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Suspect you've been scammed? This anti-fraud guide is a must-save!

TraderKnows
TraderKnows
05-09

As global crackdowns on telecom fraud intensify, the number of victims has been gradually decreasing. If you or someone you know still falls for scams, save this article. It might help recover losses at a critical moment!

If you have unfortunately been scammed, take action quickly:

  1. Do not send any more money to the scammer. Immediately block all contact with the scammer.
  2. Contact your bank or financial institution immediately to report the fraud and request them to stop any transactions.
  3. Warn your family and friends so they can be aware of potential follow-up scams.

If you have already sent money to the scammer:

  • Credit/Debit card - Contact your issuing bank immediately to report the situation and request them to stop any transactions.
  • Wire transfer - Report to the company or bank you used for the wire transfer.
  • Payment app - Report the fraud to the app developer (developers, not the app store).
  • Cryptocurrency - Report to the exchange or wallet developer you used for the transaction.
  • Cash - If you sent cash via mail or courier service, contact the local postal or courier service to see if the parcel can be intercepted.
  • Unauthorized transfers - If the scammer has transferred money without your approval, immediately report to your bank. Ask them to freeze your account and transactions.

If the scammer has obtained your personal information:

For example, if your personal details (such as name, phone, email, address, identification documents) have been compromised. Here are the steps to take:

  • Report the data breach to relevant financial institutions - Let your bank, legitimate investment firms, and other financial service providers know about the situation.
  • Create a new complex password - Ensure you have not used this password before. If you used the compromised password elsewhere, update it synchronously.
  • Be wary of suspicious contacts - Look out for suspicious emails, phone calls, text messages, or social media messages. Block or do not respond to anyone you do not recognize. Do not click on any links.
  • Monitor your bank account - Keep a close watch on your bank account to prevent unauthorized transactions.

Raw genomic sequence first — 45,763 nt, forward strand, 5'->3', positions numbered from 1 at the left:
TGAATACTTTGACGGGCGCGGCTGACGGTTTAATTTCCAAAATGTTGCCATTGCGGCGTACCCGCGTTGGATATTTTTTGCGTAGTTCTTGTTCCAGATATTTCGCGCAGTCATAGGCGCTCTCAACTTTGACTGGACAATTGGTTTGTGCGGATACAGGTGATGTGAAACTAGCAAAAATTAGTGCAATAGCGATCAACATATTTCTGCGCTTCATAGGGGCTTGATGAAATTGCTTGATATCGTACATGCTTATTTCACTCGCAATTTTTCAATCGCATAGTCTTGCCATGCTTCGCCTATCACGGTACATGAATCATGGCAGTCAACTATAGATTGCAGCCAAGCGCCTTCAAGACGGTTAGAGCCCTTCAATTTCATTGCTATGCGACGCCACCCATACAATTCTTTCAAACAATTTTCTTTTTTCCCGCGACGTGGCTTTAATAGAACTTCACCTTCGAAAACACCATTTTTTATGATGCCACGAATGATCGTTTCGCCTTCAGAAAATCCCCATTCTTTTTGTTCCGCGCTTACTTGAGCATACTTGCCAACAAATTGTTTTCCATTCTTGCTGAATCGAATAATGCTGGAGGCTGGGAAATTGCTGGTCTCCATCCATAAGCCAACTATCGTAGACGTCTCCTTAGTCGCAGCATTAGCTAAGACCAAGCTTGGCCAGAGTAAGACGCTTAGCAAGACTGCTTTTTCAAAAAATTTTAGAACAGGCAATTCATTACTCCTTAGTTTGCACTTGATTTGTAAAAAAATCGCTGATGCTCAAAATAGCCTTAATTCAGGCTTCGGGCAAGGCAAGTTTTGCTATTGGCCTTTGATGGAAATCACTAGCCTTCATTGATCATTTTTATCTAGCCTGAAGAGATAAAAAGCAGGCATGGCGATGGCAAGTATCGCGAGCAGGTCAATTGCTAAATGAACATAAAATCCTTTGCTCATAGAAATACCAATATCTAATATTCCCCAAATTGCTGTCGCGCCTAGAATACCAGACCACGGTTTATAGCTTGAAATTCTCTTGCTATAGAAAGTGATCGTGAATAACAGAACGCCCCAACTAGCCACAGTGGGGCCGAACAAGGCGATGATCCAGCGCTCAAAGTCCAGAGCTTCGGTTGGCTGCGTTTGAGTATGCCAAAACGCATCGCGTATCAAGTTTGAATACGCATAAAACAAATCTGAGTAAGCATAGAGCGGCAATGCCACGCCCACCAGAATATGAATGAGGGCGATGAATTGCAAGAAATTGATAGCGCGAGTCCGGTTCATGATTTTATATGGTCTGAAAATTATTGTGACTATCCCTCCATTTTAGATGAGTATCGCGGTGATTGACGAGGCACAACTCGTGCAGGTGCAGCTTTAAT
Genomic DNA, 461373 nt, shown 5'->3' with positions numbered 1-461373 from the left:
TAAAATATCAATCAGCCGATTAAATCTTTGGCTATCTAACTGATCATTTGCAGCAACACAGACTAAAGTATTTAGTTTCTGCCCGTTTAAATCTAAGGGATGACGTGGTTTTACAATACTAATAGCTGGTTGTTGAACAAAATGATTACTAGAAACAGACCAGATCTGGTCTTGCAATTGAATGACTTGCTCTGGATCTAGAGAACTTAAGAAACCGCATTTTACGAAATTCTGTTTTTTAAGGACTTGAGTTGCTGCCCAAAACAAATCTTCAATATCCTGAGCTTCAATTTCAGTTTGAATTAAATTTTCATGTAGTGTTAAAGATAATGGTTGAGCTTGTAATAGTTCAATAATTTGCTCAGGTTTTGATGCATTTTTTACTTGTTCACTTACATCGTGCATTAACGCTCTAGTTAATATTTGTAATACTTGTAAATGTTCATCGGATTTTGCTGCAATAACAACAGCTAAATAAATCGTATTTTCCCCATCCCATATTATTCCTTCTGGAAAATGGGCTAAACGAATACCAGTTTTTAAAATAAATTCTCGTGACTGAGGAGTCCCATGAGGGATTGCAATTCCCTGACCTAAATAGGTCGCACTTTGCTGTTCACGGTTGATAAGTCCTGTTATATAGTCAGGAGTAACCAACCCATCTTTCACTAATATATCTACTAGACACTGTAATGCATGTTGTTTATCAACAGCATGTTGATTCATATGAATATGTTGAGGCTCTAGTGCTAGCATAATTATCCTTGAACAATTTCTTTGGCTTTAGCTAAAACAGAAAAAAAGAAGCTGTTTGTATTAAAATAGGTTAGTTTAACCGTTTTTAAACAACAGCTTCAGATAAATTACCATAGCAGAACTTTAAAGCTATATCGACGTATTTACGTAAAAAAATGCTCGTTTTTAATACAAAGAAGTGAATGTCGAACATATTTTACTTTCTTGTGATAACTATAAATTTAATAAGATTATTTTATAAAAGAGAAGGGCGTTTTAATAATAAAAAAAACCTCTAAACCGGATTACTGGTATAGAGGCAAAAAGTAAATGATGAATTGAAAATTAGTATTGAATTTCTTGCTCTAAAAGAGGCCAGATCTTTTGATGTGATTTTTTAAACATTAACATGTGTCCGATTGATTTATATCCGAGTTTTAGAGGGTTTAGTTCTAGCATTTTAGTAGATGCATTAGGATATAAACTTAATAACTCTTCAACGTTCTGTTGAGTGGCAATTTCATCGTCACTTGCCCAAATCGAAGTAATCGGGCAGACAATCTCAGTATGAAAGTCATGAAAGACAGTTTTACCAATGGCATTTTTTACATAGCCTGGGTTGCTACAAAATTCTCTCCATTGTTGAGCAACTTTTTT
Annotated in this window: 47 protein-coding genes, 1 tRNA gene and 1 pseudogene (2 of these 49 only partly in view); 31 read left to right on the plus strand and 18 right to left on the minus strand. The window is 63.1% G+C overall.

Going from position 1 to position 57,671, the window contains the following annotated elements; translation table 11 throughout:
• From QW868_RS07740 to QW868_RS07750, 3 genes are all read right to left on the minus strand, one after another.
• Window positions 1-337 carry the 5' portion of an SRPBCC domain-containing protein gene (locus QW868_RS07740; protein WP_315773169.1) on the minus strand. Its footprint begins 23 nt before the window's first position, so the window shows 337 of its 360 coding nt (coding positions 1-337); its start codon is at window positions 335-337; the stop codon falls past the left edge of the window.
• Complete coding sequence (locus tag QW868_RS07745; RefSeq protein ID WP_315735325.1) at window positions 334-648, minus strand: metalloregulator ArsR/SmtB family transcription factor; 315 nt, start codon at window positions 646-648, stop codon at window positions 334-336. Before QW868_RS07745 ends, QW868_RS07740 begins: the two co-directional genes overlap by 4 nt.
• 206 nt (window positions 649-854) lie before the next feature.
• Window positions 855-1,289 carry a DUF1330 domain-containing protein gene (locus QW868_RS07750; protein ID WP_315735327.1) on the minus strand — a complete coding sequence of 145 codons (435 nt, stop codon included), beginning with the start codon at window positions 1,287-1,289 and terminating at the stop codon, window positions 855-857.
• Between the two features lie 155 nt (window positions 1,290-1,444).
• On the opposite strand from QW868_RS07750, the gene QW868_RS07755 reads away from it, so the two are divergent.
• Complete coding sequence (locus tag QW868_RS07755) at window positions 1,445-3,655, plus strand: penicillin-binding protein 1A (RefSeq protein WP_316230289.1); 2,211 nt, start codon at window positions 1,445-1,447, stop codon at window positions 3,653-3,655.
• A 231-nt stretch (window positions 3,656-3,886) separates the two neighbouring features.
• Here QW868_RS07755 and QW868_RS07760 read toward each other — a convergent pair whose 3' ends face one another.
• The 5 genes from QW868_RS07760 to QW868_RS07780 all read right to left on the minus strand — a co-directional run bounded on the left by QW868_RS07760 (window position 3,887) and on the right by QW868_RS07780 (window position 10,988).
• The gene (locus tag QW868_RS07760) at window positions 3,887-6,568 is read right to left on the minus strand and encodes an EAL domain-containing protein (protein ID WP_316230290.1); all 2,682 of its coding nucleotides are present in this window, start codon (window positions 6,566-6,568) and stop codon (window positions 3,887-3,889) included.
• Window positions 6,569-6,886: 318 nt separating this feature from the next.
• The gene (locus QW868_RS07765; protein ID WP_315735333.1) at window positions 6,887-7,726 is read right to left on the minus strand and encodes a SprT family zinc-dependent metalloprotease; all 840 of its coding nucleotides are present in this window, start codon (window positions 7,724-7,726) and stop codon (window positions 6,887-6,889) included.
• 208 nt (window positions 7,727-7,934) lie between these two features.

• Monitor your credit report - Request a temporary freeze on your credit report to ensure there are no unauthorized loans or credit applications.

If the scammer has accessed your electronic devices, such as computers or phones:

Scammers will pretend to be your internet or telecom provider. They claim you have a technical issue and request access to your device. Then they install viruses to steal your passwords and financial information. Here are the steps to take:

  • If they accessed your computer - Update your security software and scan for viruses. Remove any content identified as an issue and reset passwords.
  • If they accessed your phone or phone account - Report to your telecom provider. Update your security software and scan for viruses. Change passwords or PINs, block scam calls, or consider changing your phone number.

You can also seek professional IT specialists to personally inspect your devices.

Beware of secondary scams:

If you have already fallen victim to a scam, you might still be targeted by secondary scams. If someone:

  • Claims that by paying them a small fee, they can help you recover your losses,
  • Tells you to keep investing, trying to convince you that your investments will soon appreciate
  • Proposes to buy your financial assets at a premium, but requires you to pay a fee to lift "restrictions" on the stocks
  • Asks you to pay for fake financial certificates
  • Third-party organizations claim they can help you claim your rights and recover losses
  • Claim they can charge a commission based on the percentage of recovery losses
  • Ask you to pay for travel and accommodation expenses to find the scammer and investigate who took your money

All these are methods by which scammers exploit the victim's vulnerable psychology to perpetrate secondary scams. Do not believe any individual or organization making similar promises to you.

Trade Encyclopedia reminds everyone again, do not believe in any no-risk, high-return investment, and beware of falling into telecommunication fraud traps

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Risk Warning and Disclaimer

The market carries risks, and investment should be cautious. This article does not constitute personal investment advice and has not taken into account individual users' specific investment goals, financial situations, or needs. Users should consider whether any opinions, viewpoints, or conclusions in this article are suitable for their particular circumstances. Investing based on this is at one's own responsibility.

The End

Wiki

Pig Butchering Scam

The 'Pig Butchering Scam' is a type of financial fraud that originated in Southeast Asia, but has now become prevalent globally. The name stems from the scammers' method of dealing with their victims: similar to raising pigs, they first 'fatten' them by building trust, and then 'slaughter' them by swindling away all their money.

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